In 1813 a young man named Peter Sanborn moved to East Readfield from Kingston, New Hampshire. He was industrious, smart and ambitious. Within a few years Peter, and his sons Peter F. and Joseph A., changed the face of East Readfield. Under their leadership the wilderness surrounding Carleton Pond evolved from one of scattered primitive homes and businesses to a busy village with two stores, post office, school and lyceum in addition to the Sanborn's tannery and an oil cloth factory. Their influence was also significant in the growth and expansion of the historic Jesse Lee Methodist Meeting House. From reading this book you will learn about the Sanborn's lives and influence on the village of East Readfield and beyond, and about the rise and fall of what we now call "the Vanished Village".
 
Two excerpts from The Sanborns of East Readfield:
Monopolies sprung up throughout the United States after the Civil War and Readfield was not immune. In nearby Winthrop, Maine C.M. Bailey had also been making oilcloth, and that business was expanding exponentially. The Sanborn brothers were smart businessmen and undoubtedly were aware of Bailey’s business goals  - his factory eventually grew to be one of, if not the largest, oilcloth manufacturing plants in the United States. In the meantime Peter continued to face some personal challenges. His first wife died in 1864 leaving him alone and grief stricken until...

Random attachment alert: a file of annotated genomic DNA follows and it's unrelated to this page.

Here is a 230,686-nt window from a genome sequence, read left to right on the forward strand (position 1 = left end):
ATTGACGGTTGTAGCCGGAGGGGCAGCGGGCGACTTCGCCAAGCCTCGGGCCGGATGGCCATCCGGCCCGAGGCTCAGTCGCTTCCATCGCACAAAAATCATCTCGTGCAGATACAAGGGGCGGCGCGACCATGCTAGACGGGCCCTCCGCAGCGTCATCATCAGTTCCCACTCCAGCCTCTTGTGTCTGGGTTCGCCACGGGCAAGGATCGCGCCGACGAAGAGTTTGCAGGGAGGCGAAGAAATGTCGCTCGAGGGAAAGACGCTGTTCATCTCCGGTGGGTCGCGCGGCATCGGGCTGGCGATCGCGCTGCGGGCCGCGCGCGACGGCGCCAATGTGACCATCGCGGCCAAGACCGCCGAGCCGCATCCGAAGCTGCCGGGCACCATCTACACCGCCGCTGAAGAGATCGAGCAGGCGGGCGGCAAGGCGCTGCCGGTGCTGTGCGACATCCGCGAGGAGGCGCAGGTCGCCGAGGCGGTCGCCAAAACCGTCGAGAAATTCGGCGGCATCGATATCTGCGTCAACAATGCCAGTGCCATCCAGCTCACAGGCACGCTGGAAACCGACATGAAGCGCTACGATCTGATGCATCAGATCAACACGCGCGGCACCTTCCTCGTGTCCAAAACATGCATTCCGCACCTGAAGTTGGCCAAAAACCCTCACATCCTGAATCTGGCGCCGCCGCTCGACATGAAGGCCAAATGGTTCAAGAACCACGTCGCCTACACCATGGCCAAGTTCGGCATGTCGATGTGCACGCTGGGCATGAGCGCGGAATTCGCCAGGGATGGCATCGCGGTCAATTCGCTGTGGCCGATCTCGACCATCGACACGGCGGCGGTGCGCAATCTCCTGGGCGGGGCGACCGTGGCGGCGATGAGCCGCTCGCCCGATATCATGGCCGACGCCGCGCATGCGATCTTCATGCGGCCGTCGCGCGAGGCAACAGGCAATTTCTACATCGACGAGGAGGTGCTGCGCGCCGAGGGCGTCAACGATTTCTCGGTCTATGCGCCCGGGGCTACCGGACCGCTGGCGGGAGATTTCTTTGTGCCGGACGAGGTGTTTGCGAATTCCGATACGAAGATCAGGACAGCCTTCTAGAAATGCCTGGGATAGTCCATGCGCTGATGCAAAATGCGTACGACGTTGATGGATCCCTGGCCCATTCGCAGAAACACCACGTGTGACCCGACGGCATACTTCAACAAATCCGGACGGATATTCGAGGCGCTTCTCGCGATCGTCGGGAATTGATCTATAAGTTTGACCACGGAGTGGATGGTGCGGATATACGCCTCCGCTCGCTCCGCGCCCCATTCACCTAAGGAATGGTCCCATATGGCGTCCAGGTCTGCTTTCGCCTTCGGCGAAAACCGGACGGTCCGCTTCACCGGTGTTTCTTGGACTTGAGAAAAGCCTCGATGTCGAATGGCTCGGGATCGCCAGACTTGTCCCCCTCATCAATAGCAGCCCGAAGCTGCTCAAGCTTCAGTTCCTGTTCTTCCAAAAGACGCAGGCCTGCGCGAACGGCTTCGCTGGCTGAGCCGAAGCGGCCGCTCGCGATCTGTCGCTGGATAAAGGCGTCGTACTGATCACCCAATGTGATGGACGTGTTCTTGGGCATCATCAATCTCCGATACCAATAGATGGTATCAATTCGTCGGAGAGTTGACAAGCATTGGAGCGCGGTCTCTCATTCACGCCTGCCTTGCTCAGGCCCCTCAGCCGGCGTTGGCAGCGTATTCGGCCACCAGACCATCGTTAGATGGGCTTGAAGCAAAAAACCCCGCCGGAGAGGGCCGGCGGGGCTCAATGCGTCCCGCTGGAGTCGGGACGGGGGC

...Joseph A. bravely left Readfield, Maine wondering how he would be received in the south – concerned if he might even be accosted by the fast growing Ku Klux Clan. The West of course presented its own threats with Indian attacks and weather conditions he was not accustomed to. He was gone for several weeks...

Contents include:
1) Peter Sanborn;  2) East Readfield tannery in the beginning; 3) Sanborn’s tannery 1818-1863; 4)The brothers' Sanborn; 5) Community Service, Religion and Education; 6) The times they are a changing (post Civil War); 7) Sanborn oilcloth factory 1835-1872; 8) A new lease on life arises (for Peter Sanborn); 9) Where from here (after East Readfield); 10) The vanishing village (East Readfield); 11) Epilogue (Augusta Water District); 12) Sanborn genealogy (in brief); 13) Appendixes (maps, pictures, etc.); 14) Endnotes and references.
24 pages includes many pictures, illustrations, maps and 4 pages of references and endnotes. $12.50 plus S+H. Order now using PayPal or mail a check payable to  Dale Marie Clark (see right column FMI).